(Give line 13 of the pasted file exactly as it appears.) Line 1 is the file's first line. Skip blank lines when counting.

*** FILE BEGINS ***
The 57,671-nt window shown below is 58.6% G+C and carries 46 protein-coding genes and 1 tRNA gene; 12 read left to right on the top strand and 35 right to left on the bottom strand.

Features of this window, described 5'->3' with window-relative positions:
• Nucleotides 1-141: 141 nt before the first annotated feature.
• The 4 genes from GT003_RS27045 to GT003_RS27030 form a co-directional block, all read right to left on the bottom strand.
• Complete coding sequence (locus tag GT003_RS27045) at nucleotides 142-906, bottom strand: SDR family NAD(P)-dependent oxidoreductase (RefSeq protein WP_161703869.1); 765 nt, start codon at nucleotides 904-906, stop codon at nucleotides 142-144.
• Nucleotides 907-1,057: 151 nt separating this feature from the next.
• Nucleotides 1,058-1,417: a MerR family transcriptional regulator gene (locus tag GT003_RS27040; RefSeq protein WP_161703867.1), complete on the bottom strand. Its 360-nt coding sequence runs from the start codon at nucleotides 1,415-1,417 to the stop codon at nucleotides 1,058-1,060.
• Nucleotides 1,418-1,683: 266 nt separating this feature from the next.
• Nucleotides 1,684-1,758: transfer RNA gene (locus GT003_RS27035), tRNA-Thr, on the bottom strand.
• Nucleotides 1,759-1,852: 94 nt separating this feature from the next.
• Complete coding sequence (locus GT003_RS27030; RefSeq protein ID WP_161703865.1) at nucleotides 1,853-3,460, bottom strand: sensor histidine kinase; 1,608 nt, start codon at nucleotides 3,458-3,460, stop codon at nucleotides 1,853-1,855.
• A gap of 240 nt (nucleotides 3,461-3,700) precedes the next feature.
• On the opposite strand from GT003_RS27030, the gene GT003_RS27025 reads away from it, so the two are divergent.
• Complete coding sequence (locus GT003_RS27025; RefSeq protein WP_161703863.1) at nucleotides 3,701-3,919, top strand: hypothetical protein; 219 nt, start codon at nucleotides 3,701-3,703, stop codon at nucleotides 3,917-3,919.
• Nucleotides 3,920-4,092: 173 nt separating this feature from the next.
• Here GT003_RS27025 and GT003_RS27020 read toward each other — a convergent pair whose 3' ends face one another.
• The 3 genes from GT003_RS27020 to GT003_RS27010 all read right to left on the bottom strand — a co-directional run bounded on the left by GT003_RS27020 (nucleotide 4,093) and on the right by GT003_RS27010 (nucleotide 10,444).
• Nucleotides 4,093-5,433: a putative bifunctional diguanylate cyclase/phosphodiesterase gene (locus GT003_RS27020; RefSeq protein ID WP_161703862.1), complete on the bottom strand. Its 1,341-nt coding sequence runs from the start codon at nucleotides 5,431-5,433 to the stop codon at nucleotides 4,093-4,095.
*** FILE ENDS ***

• On the opposite strand from GT003_RS27030, the gene GT003_RS27025 reads away from it, so the two are divergent.